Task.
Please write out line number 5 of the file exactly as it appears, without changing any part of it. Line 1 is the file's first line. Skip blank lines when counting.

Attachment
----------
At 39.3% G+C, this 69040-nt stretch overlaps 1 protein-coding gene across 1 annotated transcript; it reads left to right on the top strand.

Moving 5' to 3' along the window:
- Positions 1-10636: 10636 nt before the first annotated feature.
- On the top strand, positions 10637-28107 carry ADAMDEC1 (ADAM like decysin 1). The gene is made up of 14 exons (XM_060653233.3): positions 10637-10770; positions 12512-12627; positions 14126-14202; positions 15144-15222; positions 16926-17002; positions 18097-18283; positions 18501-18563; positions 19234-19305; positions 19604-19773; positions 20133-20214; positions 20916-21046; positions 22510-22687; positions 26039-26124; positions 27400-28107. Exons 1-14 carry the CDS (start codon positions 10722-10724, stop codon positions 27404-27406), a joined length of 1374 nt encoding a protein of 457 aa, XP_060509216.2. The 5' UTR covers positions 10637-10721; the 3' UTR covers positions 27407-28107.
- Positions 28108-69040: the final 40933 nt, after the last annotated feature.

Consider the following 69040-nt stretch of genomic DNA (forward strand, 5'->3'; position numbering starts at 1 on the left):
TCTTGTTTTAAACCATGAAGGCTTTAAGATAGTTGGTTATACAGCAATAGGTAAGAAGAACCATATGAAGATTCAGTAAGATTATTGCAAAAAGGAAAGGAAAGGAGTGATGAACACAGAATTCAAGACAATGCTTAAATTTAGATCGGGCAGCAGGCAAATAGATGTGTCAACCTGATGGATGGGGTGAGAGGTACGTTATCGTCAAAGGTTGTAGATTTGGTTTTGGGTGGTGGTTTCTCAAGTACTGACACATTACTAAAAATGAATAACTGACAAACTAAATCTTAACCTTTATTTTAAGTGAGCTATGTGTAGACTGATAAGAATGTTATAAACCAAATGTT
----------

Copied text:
- Positions 28108-69040: the final 40933 nt, after the last annotated feature.